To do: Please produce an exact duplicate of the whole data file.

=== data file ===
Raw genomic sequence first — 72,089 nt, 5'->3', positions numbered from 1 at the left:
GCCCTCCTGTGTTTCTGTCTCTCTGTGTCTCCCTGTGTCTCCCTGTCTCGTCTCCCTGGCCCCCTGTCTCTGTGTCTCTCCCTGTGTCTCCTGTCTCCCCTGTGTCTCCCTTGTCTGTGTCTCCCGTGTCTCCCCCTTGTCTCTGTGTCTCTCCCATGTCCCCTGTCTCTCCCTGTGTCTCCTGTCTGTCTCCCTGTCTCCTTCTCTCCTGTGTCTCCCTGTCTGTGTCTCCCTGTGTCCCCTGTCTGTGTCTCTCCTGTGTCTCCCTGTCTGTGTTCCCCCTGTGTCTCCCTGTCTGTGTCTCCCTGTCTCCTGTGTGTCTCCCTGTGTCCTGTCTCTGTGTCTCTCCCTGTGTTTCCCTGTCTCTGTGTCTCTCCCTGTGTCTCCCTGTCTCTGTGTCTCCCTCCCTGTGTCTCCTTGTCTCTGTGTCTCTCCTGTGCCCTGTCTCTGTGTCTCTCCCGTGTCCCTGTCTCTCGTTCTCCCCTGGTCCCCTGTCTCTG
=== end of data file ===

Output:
Raw genomic sequence first — 72,089 nt, 5'->3', positions numbered from 1 at the left:
GCCCTCCTGTGTTTCTGTCTCTCTGTGTCTCCCTGTGTCTCCCTGTCTCGTCTCCCTGGCCCCCTGTCTCTGTGTCTCTCCCTGTGTCTCCTGTCTCCCCTGTGTCTCCCTTGTCTGTGTCTCCCGTGTCTCCCCCTTGTCTCTGTGTCTCTCCCATGTCCCCTGTCTCTCCCTGTGTCTCCTGTCTGTCTCCCTGTCTCCTTCTCTCCTGTGTCTCCCTGTCTGTGTCTCCCTGTGTCCCCTGTCTGTGTCTCTCCTGTGTCTCCCTGTCTGTGTTCCCCCTGTGTCTCCCTGTCTGTGTCTCCCTGTCTCCTGTGTGTCTCCCTGTGTCCTGTCTCTGTGTCTCTCCCTGTGTTTCCCTGTCTCTGTGTCTCTCCCTGTGTCTCCCTGTCTCTGTGTCTCCCTCCCTGTGTCTCCTTGTCTCTGTGTCTCTCCTGTGCCCTGTCTCTGTGTCTCTCCCGTGTCCCTGTCTCTCGTTCTCCCCTGGTCCCCTGTCTCTG